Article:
The Ground Up is a film project which features 15 short films that seeks to uncover the lost and untold stories of Singapore’s philanthropic spirit in the nation building years. In the spirit of giving, this project aims to remind Singaporeans of our inherent compassion and inclusive heart. These stories will be slated for release on both traditional and online platforms, progressively over the next 18 months till the end of 2018.
Dubbed as the “Hungry Years”, it focuses on Singapore’s history in the early 70’s to 90’s, which was littered with grand tales of sweat and grit. They were mostly recounted in broad strokes that revolved around overcoming arduous challenges like bread and butter issues and solving nation building problems. These stories often highlighted the selfless and sacrificial spirit of the general population.
As such, this project was birthed with the intent of retelling these tales but from the perspective of regular and ordinary individuals; and to provide an alternate narrative to the “Hungry Years” when people were not wholly striving to make a living but also thriving as humans.
Daniel Yun, one of the founders of the project and a veteran film producer in Singapore, puts it simply, “the heroic and celebratory…(stories) have already been covered but what about (stories about) the ordinary people about their personal beliefs and even about being politically incorrect?”
The Ground Up features an assembly of local filmmakers from highly-acclaimed veterans like Kelvin Tong who became the first Singaporean director to helm a Hollywood horror film, “The Faith of Anna Waters” (released in 2016) to young aspiring filmmakers like the man behind “Butterworks”, Chong Yu Lun, who has gathered a strong following of 80,0000 subscribers and over 9 million views.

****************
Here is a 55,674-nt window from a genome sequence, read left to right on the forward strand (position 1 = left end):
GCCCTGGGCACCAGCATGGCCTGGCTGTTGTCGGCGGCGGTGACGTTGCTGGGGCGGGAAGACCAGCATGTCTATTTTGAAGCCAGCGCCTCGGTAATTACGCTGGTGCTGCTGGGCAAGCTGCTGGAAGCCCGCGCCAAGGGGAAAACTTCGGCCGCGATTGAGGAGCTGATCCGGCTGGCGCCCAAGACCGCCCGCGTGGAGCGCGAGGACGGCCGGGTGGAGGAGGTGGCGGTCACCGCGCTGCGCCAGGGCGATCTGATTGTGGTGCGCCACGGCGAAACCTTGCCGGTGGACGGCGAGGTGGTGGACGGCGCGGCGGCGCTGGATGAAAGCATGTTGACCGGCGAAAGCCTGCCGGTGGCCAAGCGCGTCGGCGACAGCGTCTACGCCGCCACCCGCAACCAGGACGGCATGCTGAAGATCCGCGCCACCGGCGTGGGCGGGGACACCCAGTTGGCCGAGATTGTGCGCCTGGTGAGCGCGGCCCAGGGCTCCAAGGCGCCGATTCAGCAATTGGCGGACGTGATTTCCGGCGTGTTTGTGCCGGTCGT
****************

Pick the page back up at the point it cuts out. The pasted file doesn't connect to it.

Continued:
Other notable moviemakers include Eric Khoo (Mee Pok Man, 23:59), Boo Junfeng (Apprentice), Kirsten Tang (Pop Aye), and Youtuber Jianhao Tan.
As such, it has the potential to present a collection of stories that can transcend ethnicity and age, thereby effectively engaging the young and old. Each film will run for 5 to 10 minutes and will be curated from an array of archival sources or from filmmakers themselves. The first short film by Sean Ng is slated for release in June.
Chong Yu Lun, being one of the youngest filmmakers in the community, expressed his concern of having to present history in a new light while having do so vicariously. He was however, prompt in reminding the public that “inspiration is timeless”. Moreover, he seems to be encouraged by the observation that Singaporeans are increasingly nostalgic and sentimental which he singled out as an effect of the “fast-paced and frantic” lifestyles many live today.
For more on the Ground Up, check here.
Written by Jiaeenn Tay.